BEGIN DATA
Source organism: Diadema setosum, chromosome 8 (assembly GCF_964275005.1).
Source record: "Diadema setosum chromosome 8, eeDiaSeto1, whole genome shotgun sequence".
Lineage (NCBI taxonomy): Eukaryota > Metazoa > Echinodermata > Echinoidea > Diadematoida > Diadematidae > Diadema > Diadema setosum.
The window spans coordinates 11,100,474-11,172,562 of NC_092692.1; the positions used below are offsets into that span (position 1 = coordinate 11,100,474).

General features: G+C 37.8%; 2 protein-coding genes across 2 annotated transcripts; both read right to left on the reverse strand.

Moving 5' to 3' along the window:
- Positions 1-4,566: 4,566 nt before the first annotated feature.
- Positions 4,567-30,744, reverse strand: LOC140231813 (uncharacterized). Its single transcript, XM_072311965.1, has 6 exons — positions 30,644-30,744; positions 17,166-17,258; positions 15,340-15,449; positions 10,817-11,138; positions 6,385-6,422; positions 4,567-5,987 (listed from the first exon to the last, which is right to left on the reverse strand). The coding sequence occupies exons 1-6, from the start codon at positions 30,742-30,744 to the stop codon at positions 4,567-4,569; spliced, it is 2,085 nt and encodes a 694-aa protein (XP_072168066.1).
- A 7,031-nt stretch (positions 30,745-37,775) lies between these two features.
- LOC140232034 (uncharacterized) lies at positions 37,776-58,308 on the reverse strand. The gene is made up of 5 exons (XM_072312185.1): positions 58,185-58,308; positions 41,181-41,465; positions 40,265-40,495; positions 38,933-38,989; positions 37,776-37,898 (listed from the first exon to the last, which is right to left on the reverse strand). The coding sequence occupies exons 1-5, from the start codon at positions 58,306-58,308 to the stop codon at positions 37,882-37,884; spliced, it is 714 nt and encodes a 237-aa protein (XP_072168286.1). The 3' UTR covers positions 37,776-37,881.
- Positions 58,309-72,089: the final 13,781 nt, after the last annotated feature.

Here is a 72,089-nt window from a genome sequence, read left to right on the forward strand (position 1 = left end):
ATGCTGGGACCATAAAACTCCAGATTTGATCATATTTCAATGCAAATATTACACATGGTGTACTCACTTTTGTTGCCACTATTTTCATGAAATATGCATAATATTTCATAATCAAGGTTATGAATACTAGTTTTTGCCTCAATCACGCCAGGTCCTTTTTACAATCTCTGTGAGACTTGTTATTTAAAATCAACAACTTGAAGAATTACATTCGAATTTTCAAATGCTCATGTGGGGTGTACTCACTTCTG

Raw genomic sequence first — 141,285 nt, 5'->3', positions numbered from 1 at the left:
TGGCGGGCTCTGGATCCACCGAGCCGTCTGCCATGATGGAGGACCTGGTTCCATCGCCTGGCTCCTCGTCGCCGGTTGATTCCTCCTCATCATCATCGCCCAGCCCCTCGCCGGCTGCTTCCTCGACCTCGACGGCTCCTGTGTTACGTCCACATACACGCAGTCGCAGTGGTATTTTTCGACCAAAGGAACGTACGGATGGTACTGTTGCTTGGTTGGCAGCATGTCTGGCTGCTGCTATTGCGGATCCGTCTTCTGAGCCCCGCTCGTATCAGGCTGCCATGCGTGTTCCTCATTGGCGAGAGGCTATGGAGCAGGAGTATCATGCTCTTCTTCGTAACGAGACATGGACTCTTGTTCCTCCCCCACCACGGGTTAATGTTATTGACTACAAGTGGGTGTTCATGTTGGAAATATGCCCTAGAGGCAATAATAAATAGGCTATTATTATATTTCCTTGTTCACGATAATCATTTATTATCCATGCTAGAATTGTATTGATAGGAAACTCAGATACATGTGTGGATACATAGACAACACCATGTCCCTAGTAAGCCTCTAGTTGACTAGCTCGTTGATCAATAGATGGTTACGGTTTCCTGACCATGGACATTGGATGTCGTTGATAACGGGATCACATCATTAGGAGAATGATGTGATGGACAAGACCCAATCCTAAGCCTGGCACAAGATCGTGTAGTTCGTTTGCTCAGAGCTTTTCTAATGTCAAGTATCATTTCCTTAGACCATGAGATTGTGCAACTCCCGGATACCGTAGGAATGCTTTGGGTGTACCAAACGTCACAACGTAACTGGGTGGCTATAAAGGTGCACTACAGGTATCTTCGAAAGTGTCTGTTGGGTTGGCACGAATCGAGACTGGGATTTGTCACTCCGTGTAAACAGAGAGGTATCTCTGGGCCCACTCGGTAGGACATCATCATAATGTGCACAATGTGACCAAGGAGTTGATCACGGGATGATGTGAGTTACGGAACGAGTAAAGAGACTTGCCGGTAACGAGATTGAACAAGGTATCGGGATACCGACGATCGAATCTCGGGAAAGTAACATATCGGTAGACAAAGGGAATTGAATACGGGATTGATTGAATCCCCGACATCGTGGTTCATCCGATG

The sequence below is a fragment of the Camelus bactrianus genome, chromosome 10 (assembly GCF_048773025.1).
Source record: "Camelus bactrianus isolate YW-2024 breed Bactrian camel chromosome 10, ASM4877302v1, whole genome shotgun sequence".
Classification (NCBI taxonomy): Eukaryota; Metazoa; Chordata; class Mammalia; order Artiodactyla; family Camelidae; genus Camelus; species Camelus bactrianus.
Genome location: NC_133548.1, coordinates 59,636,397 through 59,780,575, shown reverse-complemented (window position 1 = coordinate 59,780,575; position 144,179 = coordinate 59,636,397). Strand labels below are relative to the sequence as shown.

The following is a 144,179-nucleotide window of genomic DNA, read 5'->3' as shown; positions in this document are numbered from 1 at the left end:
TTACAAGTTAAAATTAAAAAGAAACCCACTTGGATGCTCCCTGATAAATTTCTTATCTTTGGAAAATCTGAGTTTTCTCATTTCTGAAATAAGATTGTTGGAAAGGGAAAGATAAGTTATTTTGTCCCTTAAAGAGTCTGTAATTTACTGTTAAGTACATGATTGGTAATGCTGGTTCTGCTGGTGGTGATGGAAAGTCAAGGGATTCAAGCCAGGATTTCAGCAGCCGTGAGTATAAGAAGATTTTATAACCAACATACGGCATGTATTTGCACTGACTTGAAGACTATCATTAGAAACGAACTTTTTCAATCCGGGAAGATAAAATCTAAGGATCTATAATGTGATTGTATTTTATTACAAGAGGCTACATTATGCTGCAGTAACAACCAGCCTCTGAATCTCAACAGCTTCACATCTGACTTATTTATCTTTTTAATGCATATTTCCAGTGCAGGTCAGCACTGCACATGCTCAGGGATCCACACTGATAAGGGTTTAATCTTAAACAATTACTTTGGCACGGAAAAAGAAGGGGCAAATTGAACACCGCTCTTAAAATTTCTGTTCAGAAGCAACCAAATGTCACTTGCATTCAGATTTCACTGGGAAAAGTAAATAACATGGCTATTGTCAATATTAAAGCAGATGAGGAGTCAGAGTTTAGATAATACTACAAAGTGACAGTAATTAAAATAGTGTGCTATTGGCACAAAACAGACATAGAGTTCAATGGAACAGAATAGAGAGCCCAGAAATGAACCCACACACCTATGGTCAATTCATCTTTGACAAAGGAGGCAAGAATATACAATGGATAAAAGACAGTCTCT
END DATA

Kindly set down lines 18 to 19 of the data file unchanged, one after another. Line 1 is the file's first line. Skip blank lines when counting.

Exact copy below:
Classification (NCBI taxonomy): Eukaryota; Metazoa; Chordata; class Mammalia; order Artiodactyla; family Camelidae; genus Camelus; species Camelus bactrianus.
Genome location: NC_133548.1, coordinates 59,636,397 through 59,780,575, shown reverse-complemented (window position 1 = coordinate 59,780,575; position 144,179 = coordinate 59,636,397). Strand labels below are relative to the sequence as shown.